If you’ve been a marijuana consumer for longer than a decade, you likely have stories about some of the sketchier places you visited to acquire it. This set the stage for the perception that you were more a criminal than a customer.

For some of us, it’s still hard to shake the idea that we can now walk into a dispensary – albeit through tight security – and buy it legally.

But here we are. And we have the folks behind the early cannabis dispensaries and operations to thank. They fearlessly broke the rules to make marijuana available to the masses.

Game Changing Early Cannabis Dispensaries and Operations

The earliest operations were, of course, in other countries.

For example, a teahouse in Amsterdam called Mellow Yellow drew folks in the 1970s for its steady supply of hashish. The whole exchange process was clandestine, and the Dutch police were continually raiding it. But since the shop’s inventory was kept at a nearby bookshop, the police couldn’t ever find any of it.

Then there were the government-run stores along a street in Kathmandu that openly sold cannabis alongside restaurants and other retailers. Affectionately termed “Freak Street,” it was a huge destination for boot string travelers looking to score. Until, that is, the U.S. put the kibosh on that by pressuring the Nepalese king to outlaw cannabis.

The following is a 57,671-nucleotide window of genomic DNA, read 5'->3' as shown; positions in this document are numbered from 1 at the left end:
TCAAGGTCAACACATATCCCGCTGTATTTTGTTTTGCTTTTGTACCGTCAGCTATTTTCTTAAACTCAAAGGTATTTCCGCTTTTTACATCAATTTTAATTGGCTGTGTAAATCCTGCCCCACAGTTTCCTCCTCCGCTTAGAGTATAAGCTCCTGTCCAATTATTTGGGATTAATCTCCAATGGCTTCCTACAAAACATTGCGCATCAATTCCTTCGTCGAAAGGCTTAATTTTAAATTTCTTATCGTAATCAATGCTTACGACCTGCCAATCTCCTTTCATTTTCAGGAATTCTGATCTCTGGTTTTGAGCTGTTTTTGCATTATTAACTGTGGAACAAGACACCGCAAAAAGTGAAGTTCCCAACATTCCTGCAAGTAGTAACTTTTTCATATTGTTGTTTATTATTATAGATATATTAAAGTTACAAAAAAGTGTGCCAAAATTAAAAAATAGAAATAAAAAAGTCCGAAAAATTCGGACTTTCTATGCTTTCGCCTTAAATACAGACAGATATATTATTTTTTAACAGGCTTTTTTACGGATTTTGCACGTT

Insert eye roll here.

Even so, there were American cannabis renegades who were willing to engage in civil disobedience to ensure cannabis was available to all. They served as the sherpas who guided the cannabis movement from its darker days into the light of regulated legal cultivation and distribution.

One such person was Dennis Peron who founded the San Francisco Cannabis Buyers Club.

San Francisco Cannabis Buyers Club

Distressed by the number of people who were seriously ill during the height of the AIDS crisis, Peron set out to find a way to provide cannabis to them.

Peron was no stranger to community organizing or civil disobedience. He’d been arrested multiple times. But that seemed to further fuel him to open the San Francisco Cannabis Buyers Club in 1992 – long before medical marijuana was legal in California.

The Buyers Club was a non-profit collective whose primary objective was to supply cannabis to the gravely ill for free or at a deep discount. Patients needed only to produce a photo ID and a doctor’s recommendation to enter and purchase cannabis.

Understanding the importance of community and human connection for those who were ill, Peron provided on-site consumption as well.

Just a few months before the historic vote on Prop 215 – California’s landmark medical cannabis law – over a hundred heavily armed police officers raided the Buyers Club. Their out-and-out tactical assault on ill people made for bad press and it’s believed that this may have motivated previously undecided voters to support medical cannabis.

Prop 215 passed in 1996.

Wo/Men’s Alliance for Medical Marijuana (WAMM)

Mike and Valerie Corral were also renegades.